Recent news about Microsoft's end-of-support notice for Itanium could be read as another nail in the HP-UX coffin. How does a Windows Server 2008 end-game trouble the future for HP's Unix and its proprietary processor? By people thinking short-term and adopting mass market strategies for enterprise computing. It doesn't have to be this way, but you need to think different than a Cheaper, if you can arrange any way at all to afford it.
What's a Cheaper? That's the manager or consumer for whom the price is the most important concern. They look at today's cash flow instead of the coming five years of ownership cost. They buy $299 netbooks with glee until the slab of plastic is better suited to prop open windows than run Windows.
You could be a Pricer instead. This kind of pay-what-it's-worth thinking made the HP 3000 the best value in enterprise computing, circa the 1990s. So long as HP put its engineering muscle behind a platform that was a walled garden, adding features and embracing new tech, you couldn't buy a business computer that was a better investment than a 3000. When HP bagged its responsibility, you got left looking for something else. Cheaper looked attractive, being just stung by the top-shelf expense of dropped promises.
Then came Unix, and the promise of everywhere adoption, cheaper than a BMW-grade MPE/iX OS. Then Windows, tuned up for running an enterprise with Windows Server and SQL Server. Each cheaper than the last. Oh, except for that SQL Server piece, which MB Foster's Birket Foster points out has become a lot less cheap since it must perform for enterprises.
Foster says that despite Windows Server 2008 being the last version to support Itanium and Integrity, he likes the outlook for HP-UX and the only server which runs it. It all depends, he says, on how far out you're looking to expect an environment to deliver value.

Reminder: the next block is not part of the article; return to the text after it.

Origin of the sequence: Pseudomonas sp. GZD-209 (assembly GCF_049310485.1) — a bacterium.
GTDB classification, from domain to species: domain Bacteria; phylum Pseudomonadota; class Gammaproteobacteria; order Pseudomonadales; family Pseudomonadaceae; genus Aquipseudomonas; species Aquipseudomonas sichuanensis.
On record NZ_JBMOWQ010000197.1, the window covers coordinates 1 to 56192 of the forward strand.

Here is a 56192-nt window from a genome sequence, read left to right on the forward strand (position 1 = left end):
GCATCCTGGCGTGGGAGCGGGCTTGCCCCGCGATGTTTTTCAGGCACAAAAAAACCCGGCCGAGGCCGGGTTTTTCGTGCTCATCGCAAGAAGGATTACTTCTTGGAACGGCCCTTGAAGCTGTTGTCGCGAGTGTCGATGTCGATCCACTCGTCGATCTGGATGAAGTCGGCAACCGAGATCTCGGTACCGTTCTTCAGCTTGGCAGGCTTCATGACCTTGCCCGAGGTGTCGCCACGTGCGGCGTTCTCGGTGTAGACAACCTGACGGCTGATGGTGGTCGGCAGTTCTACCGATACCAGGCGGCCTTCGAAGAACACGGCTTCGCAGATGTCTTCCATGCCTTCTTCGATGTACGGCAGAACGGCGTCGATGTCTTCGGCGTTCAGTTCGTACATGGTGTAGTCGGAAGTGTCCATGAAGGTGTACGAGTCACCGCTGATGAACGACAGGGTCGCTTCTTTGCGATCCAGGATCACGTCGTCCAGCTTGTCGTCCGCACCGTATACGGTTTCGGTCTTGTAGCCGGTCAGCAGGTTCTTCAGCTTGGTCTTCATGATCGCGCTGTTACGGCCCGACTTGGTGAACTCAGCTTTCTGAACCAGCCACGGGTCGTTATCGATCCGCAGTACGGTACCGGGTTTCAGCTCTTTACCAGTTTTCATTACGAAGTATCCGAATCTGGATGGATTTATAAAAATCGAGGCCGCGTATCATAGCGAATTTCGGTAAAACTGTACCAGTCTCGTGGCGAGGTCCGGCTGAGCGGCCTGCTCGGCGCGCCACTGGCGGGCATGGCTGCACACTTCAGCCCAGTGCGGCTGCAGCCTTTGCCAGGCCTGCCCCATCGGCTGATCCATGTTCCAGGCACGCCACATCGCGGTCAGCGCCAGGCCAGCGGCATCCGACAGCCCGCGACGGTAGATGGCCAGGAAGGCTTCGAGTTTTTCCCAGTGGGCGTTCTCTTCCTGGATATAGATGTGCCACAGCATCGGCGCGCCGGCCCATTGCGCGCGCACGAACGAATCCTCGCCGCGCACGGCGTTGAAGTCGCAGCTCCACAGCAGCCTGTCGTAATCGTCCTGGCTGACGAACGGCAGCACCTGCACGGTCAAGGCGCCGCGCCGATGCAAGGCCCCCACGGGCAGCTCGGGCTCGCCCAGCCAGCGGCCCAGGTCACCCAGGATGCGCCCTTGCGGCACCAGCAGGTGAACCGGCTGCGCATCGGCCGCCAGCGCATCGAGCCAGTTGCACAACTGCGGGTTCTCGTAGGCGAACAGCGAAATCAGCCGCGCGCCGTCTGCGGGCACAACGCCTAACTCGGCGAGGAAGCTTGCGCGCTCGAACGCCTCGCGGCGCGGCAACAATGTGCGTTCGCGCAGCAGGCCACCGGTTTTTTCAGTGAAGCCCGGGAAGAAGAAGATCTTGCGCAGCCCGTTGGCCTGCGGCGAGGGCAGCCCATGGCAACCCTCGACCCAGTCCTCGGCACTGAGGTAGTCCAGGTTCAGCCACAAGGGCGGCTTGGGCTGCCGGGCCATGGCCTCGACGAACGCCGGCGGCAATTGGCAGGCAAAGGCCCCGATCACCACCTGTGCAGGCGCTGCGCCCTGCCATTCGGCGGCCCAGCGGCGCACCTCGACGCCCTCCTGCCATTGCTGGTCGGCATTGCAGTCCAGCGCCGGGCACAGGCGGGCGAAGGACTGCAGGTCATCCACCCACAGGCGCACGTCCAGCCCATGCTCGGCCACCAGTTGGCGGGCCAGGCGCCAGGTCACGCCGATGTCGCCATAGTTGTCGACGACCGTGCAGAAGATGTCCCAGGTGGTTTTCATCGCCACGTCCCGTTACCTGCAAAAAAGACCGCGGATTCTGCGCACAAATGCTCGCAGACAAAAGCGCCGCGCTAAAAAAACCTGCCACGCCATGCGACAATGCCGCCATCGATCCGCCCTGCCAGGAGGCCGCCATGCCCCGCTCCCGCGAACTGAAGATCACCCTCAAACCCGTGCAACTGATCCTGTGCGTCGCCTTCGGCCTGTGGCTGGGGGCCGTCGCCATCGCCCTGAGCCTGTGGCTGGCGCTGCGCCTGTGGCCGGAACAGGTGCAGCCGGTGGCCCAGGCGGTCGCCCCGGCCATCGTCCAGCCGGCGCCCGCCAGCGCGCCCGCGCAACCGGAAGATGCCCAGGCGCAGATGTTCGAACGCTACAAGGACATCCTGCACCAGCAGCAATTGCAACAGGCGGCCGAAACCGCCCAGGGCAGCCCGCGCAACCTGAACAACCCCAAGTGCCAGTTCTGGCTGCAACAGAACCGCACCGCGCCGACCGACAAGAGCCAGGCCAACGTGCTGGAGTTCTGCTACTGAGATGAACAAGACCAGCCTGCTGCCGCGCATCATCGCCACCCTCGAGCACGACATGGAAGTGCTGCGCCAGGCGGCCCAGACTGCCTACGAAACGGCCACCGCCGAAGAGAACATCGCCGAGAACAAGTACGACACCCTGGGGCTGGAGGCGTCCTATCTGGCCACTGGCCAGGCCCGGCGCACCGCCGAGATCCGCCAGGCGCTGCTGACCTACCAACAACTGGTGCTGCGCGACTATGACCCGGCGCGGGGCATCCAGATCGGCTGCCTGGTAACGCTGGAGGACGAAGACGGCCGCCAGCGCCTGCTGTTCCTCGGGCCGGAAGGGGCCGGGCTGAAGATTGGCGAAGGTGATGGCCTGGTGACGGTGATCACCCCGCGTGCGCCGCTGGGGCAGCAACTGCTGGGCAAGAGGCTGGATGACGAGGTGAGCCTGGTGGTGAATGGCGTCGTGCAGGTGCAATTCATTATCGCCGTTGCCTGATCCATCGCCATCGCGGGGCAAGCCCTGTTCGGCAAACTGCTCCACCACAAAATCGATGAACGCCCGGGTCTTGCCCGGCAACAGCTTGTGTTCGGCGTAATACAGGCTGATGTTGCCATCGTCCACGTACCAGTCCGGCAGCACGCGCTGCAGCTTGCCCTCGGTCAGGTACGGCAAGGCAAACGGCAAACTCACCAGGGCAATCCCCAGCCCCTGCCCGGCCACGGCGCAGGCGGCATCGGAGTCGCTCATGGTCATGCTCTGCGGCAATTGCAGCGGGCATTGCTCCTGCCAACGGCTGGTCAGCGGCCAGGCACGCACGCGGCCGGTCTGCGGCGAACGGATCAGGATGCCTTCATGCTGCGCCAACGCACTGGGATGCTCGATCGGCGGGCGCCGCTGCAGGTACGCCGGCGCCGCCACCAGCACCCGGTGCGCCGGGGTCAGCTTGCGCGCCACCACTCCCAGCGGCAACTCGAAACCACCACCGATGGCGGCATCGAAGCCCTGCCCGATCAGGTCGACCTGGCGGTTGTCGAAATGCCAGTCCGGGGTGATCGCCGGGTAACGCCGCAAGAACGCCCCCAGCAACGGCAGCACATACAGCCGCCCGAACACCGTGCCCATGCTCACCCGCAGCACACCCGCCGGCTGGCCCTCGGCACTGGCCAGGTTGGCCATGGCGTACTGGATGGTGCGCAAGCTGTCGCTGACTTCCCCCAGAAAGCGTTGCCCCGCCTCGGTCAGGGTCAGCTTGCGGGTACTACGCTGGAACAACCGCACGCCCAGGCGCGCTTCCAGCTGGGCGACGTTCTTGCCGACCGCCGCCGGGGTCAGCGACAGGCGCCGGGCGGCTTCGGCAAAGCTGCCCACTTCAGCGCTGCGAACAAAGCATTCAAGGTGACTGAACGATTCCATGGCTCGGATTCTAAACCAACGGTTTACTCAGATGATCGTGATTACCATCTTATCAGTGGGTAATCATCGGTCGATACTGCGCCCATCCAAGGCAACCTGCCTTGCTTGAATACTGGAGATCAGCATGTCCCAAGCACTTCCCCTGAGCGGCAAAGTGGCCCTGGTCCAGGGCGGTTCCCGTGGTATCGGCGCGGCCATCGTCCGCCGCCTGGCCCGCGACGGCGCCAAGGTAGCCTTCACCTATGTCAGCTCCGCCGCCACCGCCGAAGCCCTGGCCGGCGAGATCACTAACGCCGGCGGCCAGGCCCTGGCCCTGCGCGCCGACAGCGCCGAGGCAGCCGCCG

"One of my first questions would be, what's your timeframe?" Foster asks. "How long do you want this platform to be in existence for you?"
He says customers are not planning out timeframes longer than 3-5 years for any other operating system, so why expect the HP-UX and Itanium picture to run farther toward the horizon?
"There are things people can do while they're making their conversions from the 3000 to make it easier to shift the next time," Foster said, processes that will make isolation happen. "HP already figured out how to build a hardware abstraction layer so they could run five operating systems on this Itanium chipset. Who's to say you can't build an operating system extraction layer and isolate yourself?"
Foster said his company did that kind of isolation when they migrated a large oil company off the 3000. And that abstraction layer? OS experts in the 3000 community surmise that eventually, instead of Itanium hosting x86/Xeon programs in hardware, the reverse will happen.
It probably would be cheaper for Intel/HP to develop Itanium emulators that allow better HP-UX virtualization on the x86 family to protect customers, rather than trying to maintain HP-UX on ever evolving hardware. Remember, the original Itanium was supposed to have x86 hardware emulation embedded to allow it to overtake the applications from that platform.
Cheapers may not embrace this choice, since it includes an OS priced for cost of ownership instead of the entry price. They really don't want to consider the extra 25 percent it takes to adopt a better-built, longer-lived product. Not when they can save that money from this year's budget. Pricers think about having to defend their choice in more than five years, instead of looking for another investment to replace what was never built to last.
Built to Last could describe HP-UX and Itanium more than Xeon and Windows Server. But a Pricer needs to know the vendor will be there for them many years to come, to justify the extra expense up front. Think BMW to consider how much vendor zeal you will need. Can you feel that zeal from your migration platform vendor? Have they spent more in R&D, percentage-wise, than HP does as a company?
Windows will do the job adequately for many migration-bound companies. But the long-term value of anybody else's environment except Linux seems fuzzy. Even the Windows desktop applications get replaced every 18 months. The future of HP-UX is probably not a "we're killing it off" demise like HP planned for MPE. Instead, Foster says, "In the long run, HP-UX will probably morph into something like Linux." That will be the point when being a Pricer instead of Cheaper might pay off -- because your shop is full of experts in enterprise-grade IT management solutions, built off the 20 years of Unix extra-cost investments.